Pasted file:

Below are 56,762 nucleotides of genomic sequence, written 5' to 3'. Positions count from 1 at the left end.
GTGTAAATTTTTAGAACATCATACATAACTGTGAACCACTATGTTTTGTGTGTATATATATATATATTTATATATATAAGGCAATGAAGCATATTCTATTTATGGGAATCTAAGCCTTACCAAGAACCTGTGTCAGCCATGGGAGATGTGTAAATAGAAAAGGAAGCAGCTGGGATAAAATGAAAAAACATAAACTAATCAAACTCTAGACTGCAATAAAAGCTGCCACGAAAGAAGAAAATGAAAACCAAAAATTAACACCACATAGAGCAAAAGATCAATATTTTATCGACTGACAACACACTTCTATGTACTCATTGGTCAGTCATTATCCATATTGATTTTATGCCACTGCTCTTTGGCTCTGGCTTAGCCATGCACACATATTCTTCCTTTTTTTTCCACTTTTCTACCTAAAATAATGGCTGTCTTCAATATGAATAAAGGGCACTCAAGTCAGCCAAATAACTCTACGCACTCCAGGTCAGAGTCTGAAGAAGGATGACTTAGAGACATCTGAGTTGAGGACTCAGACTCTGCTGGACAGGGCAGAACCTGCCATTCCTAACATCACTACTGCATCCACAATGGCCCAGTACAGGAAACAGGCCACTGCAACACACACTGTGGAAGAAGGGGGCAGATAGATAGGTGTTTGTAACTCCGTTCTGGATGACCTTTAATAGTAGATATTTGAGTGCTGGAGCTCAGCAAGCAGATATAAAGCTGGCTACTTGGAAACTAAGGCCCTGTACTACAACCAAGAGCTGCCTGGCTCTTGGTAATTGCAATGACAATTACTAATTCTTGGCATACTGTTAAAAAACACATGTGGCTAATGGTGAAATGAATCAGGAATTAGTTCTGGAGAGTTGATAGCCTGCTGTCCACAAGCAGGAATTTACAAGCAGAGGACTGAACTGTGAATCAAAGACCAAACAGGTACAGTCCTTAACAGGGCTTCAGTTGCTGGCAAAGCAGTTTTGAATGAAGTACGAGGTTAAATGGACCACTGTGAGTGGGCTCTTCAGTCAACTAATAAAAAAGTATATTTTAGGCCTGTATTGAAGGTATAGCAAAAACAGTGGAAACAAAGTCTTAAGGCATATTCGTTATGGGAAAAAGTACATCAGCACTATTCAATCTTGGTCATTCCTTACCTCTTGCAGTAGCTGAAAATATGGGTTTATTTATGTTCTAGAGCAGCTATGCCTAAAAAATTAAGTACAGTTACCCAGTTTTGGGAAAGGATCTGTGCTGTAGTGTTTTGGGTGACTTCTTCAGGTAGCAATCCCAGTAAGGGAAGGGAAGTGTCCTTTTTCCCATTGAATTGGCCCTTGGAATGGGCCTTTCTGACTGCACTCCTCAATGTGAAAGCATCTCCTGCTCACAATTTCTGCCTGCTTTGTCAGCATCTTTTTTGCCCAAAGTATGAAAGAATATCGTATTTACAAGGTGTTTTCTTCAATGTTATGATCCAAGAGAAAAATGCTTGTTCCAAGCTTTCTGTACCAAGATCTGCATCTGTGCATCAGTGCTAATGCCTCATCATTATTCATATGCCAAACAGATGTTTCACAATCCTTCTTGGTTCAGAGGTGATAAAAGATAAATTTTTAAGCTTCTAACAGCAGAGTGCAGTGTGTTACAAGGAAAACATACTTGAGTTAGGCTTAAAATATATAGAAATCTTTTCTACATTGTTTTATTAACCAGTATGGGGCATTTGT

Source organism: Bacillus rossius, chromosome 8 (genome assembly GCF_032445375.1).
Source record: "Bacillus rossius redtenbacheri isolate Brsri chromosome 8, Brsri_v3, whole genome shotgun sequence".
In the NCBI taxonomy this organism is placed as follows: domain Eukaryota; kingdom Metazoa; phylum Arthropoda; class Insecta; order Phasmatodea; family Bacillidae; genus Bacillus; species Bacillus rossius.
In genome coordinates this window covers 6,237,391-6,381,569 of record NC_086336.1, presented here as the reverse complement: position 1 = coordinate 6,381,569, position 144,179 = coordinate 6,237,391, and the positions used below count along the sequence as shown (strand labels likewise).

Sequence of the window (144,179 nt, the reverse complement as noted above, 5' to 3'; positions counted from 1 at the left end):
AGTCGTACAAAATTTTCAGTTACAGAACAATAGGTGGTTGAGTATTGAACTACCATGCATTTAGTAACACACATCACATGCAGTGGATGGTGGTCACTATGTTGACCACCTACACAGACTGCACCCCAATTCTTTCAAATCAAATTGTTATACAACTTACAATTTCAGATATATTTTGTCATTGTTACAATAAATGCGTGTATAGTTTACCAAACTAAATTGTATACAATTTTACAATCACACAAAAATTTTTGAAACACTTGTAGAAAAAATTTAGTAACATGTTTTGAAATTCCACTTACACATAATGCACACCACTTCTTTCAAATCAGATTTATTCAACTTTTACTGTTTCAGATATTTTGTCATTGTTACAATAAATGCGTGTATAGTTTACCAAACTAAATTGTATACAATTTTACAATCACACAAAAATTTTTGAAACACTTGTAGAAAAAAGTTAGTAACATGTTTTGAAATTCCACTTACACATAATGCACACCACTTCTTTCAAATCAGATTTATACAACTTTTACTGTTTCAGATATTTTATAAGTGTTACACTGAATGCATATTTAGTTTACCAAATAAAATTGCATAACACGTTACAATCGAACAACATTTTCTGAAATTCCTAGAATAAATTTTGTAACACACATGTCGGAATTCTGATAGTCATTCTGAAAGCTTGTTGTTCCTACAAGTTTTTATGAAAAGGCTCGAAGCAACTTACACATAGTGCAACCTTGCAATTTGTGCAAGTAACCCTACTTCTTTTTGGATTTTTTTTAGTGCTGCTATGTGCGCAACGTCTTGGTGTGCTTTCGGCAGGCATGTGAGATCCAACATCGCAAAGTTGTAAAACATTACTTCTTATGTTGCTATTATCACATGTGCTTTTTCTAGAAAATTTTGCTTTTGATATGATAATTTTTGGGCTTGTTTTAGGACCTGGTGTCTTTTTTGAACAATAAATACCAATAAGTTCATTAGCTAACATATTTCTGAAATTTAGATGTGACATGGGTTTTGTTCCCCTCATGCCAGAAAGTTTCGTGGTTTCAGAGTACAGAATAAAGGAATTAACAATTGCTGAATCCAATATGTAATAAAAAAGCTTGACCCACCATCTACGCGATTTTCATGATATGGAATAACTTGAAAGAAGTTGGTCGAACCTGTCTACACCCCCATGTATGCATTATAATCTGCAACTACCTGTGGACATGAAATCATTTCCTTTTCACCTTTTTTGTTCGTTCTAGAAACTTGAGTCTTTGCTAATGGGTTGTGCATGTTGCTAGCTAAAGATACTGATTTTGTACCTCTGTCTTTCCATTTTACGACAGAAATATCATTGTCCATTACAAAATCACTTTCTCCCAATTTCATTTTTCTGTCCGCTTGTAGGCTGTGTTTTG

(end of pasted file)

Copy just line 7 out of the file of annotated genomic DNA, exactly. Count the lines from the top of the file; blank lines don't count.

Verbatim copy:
Sequence of the window (144,179 nt, the reverse complement as noted above, 5' to 3'; positions counted from 1 at the left end):